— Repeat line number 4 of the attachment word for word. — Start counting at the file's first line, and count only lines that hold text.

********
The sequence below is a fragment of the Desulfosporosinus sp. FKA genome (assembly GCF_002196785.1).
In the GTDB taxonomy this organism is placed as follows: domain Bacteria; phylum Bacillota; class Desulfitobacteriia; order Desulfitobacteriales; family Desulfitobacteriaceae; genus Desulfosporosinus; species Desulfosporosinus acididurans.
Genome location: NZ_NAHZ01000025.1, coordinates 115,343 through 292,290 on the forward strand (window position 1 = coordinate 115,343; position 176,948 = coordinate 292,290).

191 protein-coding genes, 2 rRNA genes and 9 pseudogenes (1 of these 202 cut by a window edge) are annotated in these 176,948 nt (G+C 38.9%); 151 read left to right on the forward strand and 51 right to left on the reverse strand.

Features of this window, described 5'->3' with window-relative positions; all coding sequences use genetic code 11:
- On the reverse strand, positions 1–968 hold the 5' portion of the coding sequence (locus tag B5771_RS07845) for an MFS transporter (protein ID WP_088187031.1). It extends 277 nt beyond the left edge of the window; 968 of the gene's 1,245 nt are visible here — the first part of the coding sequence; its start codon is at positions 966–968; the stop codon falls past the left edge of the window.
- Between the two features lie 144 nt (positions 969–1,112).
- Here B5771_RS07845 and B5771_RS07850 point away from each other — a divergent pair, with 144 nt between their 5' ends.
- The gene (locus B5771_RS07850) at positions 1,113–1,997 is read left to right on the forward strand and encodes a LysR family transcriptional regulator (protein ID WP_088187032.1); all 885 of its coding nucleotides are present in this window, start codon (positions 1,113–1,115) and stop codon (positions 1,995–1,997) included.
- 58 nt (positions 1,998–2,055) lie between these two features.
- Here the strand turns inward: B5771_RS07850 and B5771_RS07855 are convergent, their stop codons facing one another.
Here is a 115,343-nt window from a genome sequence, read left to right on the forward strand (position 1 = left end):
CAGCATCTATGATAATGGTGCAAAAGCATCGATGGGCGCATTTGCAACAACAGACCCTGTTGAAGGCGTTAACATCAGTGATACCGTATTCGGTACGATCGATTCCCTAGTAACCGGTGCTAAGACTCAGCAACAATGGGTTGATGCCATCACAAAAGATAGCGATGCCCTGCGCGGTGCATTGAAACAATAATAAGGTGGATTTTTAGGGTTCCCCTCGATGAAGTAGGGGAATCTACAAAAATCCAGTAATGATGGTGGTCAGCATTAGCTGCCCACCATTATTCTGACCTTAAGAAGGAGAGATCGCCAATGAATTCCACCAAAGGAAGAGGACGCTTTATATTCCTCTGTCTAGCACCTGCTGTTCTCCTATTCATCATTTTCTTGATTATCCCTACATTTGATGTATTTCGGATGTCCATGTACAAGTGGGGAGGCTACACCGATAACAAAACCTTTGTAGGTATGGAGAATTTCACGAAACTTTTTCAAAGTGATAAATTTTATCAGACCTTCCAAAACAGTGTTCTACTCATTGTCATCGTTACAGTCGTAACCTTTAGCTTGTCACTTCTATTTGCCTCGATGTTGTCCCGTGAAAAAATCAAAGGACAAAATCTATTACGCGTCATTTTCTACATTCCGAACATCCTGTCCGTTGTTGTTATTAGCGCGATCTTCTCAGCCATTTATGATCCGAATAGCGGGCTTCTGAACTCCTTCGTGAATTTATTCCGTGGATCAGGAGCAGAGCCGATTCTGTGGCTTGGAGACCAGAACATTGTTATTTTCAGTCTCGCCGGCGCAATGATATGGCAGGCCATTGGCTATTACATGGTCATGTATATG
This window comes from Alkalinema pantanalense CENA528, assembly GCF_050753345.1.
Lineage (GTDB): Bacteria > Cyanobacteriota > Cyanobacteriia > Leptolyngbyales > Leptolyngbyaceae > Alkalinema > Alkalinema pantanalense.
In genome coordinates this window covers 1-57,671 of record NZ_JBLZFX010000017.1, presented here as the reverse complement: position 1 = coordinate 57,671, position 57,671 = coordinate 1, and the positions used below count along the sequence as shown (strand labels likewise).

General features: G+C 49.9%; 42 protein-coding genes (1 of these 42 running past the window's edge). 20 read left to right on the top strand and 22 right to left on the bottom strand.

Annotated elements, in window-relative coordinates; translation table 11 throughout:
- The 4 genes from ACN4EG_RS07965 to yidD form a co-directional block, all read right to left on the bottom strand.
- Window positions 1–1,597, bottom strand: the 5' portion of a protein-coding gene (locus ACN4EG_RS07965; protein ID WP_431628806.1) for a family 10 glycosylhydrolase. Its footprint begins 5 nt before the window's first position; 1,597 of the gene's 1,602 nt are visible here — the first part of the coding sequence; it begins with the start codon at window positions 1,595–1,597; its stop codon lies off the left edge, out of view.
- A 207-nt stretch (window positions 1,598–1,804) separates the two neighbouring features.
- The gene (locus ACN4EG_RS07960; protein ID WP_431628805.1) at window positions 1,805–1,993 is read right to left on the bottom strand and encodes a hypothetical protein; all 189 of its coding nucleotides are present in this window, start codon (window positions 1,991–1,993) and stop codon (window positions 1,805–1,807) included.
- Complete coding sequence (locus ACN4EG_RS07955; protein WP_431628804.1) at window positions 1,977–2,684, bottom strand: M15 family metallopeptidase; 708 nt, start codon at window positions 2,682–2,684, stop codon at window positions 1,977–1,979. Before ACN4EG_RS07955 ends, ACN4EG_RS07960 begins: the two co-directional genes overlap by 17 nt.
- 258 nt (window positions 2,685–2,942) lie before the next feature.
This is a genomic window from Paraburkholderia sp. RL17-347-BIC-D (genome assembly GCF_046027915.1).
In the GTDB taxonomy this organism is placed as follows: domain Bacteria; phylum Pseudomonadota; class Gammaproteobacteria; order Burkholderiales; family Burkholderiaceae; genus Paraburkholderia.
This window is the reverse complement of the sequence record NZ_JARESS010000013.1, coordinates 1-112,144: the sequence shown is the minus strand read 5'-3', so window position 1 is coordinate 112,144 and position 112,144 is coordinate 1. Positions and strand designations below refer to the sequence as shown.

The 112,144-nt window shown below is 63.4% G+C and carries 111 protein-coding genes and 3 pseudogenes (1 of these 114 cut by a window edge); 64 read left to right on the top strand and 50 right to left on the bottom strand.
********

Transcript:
191 protein-coding genes, 2 rRNA genes and 9 pseudogenes (1 of these 202 cut by a window edge) are annotated in these 176,948 nt (G+C 38.9%); 151 read left to right on the forward strand and 51 right to left on the reverse strand.